Hahn is 46 and continues to shop for timeless, trend-proof clothing.  He loves Sean Connery as James Bond, Steve McQueen in the Thomas Crown Affair and Liev Shreiber as Ray Donovan.  He even posted the current 82-year-old Leonard Cohen looking elegant in his black suit.

When I raved to him about what a great and helpful style maven he has become via his blog, podcasts and Instagrams — he merely waved me on — “I’m not a stylist, or an expert — I’m just an interested observer of life and I am constantly learning and desperately want to share.  I guess I’m just a passionately informed amateur.”
Steve McQueen in "The Thomas Crown Affair" (1968).
Cary Grant (wearing Kilgour) in "North by Northwest" (1959).
Marcello Mastroianni in New York City.
Sean Connery in "Dr. No" (1962).
So here’s what I learned from his video posts; how to shave better with a simple straight razor, how to best shine and store your good shoes, how to restore a desk lamp he found on the street and how to wash his favorite Levi’s 501 jeans in the bathtub to give it that perfect shrunken fit.  He is his own best model and he is extremely tough and honest in his explanations and evaluations.  He is the best “Consumer Reports” and his dogs often get in on the act.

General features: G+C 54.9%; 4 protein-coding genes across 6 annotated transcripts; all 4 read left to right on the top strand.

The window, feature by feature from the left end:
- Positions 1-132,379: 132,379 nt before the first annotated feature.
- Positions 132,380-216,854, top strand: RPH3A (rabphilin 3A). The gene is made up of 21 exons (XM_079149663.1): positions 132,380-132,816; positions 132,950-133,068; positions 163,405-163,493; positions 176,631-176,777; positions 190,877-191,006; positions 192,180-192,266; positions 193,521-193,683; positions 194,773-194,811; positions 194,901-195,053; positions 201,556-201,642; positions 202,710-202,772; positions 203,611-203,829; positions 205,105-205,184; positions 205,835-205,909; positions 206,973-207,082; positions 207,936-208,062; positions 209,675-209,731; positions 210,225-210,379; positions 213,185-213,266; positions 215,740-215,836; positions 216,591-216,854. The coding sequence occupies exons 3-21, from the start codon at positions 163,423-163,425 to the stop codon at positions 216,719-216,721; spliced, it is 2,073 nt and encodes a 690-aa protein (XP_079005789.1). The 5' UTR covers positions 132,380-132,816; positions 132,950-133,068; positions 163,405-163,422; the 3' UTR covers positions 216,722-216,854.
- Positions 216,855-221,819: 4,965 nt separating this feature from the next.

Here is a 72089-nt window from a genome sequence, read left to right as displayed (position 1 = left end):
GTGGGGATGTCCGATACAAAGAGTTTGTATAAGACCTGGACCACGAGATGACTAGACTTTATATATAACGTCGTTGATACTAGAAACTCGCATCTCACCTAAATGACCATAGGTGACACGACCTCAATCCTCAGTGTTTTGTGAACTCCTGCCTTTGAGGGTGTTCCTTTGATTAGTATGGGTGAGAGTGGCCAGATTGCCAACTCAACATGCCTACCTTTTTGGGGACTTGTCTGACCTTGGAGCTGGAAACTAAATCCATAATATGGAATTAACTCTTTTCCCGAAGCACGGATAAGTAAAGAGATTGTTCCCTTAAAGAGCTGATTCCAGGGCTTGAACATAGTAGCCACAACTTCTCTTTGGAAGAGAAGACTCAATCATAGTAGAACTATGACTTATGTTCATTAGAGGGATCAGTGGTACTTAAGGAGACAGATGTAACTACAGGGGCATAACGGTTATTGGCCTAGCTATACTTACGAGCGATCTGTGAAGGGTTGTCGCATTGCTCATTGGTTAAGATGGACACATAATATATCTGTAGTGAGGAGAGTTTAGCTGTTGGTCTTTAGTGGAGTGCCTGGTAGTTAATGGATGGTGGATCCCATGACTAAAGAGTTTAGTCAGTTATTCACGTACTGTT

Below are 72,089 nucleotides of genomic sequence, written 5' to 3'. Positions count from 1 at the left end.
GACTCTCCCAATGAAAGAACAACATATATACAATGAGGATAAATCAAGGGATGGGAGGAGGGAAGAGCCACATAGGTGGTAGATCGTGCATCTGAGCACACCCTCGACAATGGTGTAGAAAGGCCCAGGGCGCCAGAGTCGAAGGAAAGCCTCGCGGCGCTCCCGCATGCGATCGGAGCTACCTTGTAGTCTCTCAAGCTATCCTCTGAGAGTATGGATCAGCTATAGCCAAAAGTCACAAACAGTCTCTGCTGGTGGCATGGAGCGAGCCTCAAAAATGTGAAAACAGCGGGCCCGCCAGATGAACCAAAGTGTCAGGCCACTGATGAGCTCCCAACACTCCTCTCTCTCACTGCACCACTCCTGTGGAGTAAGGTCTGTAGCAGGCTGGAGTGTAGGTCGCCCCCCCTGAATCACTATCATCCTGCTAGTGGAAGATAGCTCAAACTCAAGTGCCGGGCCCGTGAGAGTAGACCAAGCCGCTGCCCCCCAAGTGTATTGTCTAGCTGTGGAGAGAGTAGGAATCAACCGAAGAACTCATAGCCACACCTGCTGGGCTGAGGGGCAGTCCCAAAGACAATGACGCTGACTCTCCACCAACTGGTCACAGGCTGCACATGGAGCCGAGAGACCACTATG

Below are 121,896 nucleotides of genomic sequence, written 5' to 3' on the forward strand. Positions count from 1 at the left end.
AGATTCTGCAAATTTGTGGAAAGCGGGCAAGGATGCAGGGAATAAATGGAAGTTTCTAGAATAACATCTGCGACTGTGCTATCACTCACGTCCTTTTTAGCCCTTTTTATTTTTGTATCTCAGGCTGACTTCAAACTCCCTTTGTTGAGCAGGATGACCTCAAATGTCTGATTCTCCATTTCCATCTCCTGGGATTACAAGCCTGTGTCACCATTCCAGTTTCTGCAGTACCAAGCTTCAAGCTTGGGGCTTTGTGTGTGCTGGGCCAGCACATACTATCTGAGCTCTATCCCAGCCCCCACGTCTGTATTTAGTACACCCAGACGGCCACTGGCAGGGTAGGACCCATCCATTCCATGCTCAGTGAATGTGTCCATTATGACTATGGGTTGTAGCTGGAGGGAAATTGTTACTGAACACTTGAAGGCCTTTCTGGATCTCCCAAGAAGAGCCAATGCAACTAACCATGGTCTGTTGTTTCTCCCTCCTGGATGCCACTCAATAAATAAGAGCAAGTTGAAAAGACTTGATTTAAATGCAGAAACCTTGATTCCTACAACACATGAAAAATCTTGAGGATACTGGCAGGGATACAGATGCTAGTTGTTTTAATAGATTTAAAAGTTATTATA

Hahn’s greatest summation (much like Harry Benson) to me about dressing well was “As my father taught me, I learned to dress out of respect for the people, places, and things I am seeing.  No one really does or cares about that today.  Plus, I notice when I do dress well, I get better tables, faster service, and nice complements.  But most of all I do it because it is who I want to be. I want to be my fucking best!”